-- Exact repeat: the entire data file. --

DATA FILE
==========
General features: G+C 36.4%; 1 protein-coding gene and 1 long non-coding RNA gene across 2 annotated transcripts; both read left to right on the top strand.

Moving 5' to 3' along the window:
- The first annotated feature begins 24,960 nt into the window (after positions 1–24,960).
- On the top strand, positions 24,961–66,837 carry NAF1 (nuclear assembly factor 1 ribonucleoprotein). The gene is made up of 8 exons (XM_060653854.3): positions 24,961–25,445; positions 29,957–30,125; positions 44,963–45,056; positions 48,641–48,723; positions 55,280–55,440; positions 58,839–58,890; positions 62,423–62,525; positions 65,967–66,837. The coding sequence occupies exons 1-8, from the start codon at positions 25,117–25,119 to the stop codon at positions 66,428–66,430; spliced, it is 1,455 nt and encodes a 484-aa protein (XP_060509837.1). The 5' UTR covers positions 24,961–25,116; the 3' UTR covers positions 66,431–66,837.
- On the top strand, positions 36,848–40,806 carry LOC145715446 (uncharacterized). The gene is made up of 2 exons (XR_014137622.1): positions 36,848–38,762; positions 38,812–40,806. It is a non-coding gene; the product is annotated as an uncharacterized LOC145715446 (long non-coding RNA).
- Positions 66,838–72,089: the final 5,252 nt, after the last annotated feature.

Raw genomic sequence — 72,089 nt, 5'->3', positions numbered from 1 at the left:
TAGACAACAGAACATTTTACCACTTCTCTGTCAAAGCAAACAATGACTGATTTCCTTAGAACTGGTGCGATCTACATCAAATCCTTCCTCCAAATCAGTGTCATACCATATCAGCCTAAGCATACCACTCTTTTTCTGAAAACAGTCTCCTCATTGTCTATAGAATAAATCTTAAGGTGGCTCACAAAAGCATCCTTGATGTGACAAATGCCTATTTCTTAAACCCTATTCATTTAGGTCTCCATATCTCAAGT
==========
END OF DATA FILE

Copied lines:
General features: G+C 36.4%; 1 protein-coding gene and 1 long non-coding RNA gene across 2 annotated transcripts; both read left to right on the top strand.

Moving 5' to 3' along the window:
- The first annotated feature begins 24,960 nt into the window (after positions 1–24,960).
- On the top strand, positions 24,961–66,837 carry NAF1 (nuclear assembly factor 1 ribonucleoprotein). The gene is made up of 8 exons (XM_060653854.3): positions 24,961–25,445; positions 29,957–30,125; positions 44,963–45,056; positions 48,641–48,723; positions 55,280–55,440; positions 58,839–58,890; positions 62,423–62,525; positions 65,967–66,837. The coding sequence occupies exons 1-8, from the start codon at positions 25,117–25,119 to the stop codon at positions 66,428–66,430; spliced, it is 1,455 nt and encodes a 484-aa protein (XP_060509837.1). The 5' UTR covers positions 24,961–25,116; the 3' UTR covers positions 66,431–66,837.
- On the top strand, positions 36,848–40,806 carry LOC145715446 (uncharacterized). The gene is made up of 2 exons (XR_014137622.1): positions 36,848–38,762; positions 38,812–40,806. It is a non-coding gene; the product is annotated as an uncharacterized LOC145715446 (long non-coding RNA).
- Positions 66,838–72,089: the final 5,252 nt, after the last annotated feature.

Raw genomic sequence — 72,089 nt, 5'->3', positions numbered from 1 at the left:
TAGACAACAGAACATTTTACCACTTCTCTGTCAAAGCAAACAATGACTGATTTCCTTAGAACTGGTGCGATCTACATCAAATCCTTCCTCCAAATCAGTGTCATACCATATCAGCCTAAGCATACCACTCTTTTTCTGAAAACAGTCTCCTCATTGTCTATAGAATAAATCTTAAGGTGGCTCACAAAAGCATCCTTGATGTGACAAATGCCTATTTCTTAAACCCTATTCATTTAGGTCTCCATATCTCAAGT